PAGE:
For the past three weeks, investors have been eagerly waiting for an indication by the Federal Reserve that an interest rate cut would be imminent in the very near future.
Fed chairman, Jerome Powell, discounted the good economic news, stating that the positive factors, continuing low inflation, which has consistently been below the Fed’s 2% target rate and low unemployment, were insufficient reasons, in his opinion, to offset the unforeseeable risks a rupture in the trading relationship between China and the U.S. would have on the economy. Since a trade agreement with China now appears rather remote, the Fed must take into account risks to the economy that were not as imminent as they were two months ago.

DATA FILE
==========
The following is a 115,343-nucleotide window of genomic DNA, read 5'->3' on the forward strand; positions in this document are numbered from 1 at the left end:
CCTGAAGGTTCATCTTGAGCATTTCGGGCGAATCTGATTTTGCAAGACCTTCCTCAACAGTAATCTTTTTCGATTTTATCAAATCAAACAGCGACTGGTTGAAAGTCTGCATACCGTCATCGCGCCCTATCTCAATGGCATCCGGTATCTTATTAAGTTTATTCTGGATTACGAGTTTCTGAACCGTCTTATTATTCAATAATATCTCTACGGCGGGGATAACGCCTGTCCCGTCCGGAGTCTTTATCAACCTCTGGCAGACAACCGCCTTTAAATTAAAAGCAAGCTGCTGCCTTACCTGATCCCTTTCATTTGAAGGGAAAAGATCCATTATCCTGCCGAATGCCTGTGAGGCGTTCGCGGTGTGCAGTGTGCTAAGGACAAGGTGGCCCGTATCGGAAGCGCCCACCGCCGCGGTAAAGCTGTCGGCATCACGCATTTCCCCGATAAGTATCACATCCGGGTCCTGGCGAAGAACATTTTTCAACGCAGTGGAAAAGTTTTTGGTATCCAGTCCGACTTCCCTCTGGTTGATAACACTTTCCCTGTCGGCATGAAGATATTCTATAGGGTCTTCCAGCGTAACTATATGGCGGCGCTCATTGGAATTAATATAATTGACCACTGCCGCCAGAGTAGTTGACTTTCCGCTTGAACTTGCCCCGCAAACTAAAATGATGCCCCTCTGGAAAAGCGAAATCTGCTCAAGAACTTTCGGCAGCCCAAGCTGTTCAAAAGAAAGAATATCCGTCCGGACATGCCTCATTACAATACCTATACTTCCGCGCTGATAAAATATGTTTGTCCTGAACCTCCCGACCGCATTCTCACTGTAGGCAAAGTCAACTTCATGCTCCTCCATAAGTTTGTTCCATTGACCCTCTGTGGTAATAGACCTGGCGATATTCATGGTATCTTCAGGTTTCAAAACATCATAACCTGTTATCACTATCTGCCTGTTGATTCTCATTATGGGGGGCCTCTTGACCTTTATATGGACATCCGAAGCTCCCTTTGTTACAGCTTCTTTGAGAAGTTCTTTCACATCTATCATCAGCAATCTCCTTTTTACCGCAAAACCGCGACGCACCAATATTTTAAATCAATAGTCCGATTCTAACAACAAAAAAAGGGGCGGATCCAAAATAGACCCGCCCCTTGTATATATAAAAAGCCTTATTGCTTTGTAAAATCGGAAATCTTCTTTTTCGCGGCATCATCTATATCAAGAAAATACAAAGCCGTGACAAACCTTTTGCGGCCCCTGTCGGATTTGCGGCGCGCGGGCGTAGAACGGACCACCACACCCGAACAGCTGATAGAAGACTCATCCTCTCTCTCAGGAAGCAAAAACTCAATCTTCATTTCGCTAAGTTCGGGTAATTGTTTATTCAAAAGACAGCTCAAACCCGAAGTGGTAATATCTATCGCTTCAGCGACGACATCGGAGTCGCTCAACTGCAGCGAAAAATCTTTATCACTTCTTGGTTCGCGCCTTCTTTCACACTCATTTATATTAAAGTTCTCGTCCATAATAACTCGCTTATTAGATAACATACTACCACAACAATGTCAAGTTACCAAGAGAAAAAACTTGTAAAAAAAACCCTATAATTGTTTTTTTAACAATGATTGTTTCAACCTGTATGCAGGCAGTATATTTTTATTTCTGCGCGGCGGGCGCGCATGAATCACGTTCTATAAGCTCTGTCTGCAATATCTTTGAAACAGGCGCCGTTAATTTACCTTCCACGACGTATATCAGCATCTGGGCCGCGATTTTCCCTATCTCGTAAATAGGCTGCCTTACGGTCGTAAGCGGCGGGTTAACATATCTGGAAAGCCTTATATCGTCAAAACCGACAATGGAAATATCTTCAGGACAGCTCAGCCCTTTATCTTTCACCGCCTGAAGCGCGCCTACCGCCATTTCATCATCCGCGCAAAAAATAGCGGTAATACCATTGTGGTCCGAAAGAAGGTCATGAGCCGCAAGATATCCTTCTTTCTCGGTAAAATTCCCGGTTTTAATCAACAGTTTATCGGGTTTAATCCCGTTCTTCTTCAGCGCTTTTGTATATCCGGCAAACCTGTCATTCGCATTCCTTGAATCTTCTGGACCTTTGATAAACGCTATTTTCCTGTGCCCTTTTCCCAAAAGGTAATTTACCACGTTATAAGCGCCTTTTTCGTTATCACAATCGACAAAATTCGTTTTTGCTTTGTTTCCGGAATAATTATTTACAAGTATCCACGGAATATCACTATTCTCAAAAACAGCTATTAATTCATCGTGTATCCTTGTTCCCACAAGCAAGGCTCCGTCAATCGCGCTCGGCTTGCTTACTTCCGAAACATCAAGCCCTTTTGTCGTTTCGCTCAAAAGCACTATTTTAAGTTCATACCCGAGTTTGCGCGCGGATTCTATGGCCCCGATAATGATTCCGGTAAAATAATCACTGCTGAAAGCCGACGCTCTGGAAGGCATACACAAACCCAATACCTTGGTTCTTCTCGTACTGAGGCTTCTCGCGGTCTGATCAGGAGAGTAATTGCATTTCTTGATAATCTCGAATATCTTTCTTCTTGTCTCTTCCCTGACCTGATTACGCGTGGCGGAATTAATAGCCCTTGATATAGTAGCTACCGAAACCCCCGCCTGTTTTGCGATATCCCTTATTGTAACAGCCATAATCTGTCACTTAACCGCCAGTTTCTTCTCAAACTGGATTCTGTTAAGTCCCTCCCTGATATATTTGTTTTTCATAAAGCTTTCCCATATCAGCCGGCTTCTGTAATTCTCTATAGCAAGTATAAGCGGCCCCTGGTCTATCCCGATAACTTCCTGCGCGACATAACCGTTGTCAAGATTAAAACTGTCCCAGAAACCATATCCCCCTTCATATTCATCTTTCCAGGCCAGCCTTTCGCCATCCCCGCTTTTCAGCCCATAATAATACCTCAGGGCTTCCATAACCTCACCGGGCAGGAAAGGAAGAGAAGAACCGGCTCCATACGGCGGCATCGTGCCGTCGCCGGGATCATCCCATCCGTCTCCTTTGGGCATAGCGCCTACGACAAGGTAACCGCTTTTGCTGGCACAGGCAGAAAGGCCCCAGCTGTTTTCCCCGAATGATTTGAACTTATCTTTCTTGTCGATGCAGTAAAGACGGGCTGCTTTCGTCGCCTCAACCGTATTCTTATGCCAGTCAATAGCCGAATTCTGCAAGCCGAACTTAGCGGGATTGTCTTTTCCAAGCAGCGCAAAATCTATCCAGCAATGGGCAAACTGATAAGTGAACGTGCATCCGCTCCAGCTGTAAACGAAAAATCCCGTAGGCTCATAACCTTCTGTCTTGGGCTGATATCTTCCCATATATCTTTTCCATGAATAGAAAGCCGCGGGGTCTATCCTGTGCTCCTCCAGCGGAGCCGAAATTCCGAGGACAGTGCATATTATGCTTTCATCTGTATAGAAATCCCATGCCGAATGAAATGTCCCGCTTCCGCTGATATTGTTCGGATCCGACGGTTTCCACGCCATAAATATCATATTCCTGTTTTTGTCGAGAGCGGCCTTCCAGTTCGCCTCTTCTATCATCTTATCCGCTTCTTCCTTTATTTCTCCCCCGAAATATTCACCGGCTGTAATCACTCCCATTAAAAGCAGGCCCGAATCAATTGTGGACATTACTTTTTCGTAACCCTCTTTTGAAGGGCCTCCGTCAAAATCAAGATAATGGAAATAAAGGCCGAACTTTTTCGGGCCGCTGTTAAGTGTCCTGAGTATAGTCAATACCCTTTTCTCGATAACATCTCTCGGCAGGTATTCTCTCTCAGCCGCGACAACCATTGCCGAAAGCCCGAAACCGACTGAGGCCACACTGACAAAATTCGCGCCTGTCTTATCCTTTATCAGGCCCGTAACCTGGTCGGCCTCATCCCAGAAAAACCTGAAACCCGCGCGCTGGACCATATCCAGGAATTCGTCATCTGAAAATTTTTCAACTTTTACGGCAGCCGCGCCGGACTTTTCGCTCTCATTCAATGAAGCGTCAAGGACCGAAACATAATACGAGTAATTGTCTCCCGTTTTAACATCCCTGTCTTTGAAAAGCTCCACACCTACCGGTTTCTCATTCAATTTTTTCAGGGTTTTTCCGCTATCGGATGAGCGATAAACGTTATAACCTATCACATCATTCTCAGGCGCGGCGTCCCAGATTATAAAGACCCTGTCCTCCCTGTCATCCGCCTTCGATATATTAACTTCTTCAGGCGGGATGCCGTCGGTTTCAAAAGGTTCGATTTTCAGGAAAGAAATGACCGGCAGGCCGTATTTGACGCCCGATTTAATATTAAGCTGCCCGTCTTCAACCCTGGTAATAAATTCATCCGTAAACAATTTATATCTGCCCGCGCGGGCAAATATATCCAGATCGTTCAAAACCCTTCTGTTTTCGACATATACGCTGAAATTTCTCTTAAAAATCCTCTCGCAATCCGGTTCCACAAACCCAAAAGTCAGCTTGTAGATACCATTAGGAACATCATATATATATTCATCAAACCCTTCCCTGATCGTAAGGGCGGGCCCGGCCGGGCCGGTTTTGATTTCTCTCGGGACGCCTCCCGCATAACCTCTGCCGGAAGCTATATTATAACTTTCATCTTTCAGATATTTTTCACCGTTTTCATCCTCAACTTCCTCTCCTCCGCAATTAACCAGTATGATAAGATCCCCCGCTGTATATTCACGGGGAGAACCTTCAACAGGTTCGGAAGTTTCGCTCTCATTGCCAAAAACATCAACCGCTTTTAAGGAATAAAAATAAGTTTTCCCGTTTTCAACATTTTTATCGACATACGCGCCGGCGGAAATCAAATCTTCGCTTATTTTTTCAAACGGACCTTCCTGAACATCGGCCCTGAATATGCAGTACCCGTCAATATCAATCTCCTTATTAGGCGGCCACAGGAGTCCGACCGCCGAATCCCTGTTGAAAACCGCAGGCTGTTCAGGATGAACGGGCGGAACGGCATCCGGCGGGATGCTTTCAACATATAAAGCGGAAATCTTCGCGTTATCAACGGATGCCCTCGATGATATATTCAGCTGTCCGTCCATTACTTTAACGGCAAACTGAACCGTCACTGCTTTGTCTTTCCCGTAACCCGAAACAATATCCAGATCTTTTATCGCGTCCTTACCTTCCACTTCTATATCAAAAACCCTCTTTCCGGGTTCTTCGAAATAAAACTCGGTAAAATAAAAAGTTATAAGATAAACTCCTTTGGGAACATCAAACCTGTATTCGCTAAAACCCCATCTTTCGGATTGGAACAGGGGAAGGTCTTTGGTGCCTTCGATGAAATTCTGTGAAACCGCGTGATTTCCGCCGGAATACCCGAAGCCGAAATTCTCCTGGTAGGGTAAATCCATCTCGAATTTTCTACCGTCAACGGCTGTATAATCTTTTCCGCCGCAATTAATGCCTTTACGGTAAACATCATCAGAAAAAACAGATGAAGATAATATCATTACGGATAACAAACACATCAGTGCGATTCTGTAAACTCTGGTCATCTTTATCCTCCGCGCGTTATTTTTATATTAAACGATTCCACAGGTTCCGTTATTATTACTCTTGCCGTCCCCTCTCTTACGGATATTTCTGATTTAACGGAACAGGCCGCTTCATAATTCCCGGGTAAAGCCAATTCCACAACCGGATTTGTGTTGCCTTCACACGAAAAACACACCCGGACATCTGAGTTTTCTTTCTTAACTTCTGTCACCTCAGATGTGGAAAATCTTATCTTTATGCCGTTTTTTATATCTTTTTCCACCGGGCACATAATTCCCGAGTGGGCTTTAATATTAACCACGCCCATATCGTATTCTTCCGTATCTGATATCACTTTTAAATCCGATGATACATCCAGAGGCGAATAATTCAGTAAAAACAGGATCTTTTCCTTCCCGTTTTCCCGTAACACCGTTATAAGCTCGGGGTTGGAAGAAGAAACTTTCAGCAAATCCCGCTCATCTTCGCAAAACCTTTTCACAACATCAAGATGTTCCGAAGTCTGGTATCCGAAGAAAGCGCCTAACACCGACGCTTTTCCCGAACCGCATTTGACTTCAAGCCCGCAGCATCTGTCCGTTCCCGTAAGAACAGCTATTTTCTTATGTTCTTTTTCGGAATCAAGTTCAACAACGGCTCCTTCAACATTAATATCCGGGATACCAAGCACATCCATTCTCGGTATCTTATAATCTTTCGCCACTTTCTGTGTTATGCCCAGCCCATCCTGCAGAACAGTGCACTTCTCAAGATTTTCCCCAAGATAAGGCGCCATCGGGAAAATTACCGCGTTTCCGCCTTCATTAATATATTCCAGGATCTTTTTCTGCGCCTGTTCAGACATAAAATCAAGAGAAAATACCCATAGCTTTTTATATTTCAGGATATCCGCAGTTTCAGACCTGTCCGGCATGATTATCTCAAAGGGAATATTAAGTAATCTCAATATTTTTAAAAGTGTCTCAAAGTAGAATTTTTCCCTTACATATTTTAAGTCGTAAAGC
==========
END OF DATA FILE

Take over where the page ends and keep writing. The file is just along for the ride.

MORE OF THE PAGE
Shortly after Powell’s announcement that the Fed was leaning towards a rate cut after its July 31st meeting, investors began switching over to riskier assets, which they believed had the blessing of the Fed.
After Powell’s comments, like spoiled children, investors acted as if a rate cut of 50 basis points was somehow foreordained. Indeed, judging by some of the articles in the Wall Street Journal, Barrons and other financial publications, some investors were talking as if it was their divine right to be coddled by the Fed and receive a hefty rate reduction. In late June, the fed funds futures market put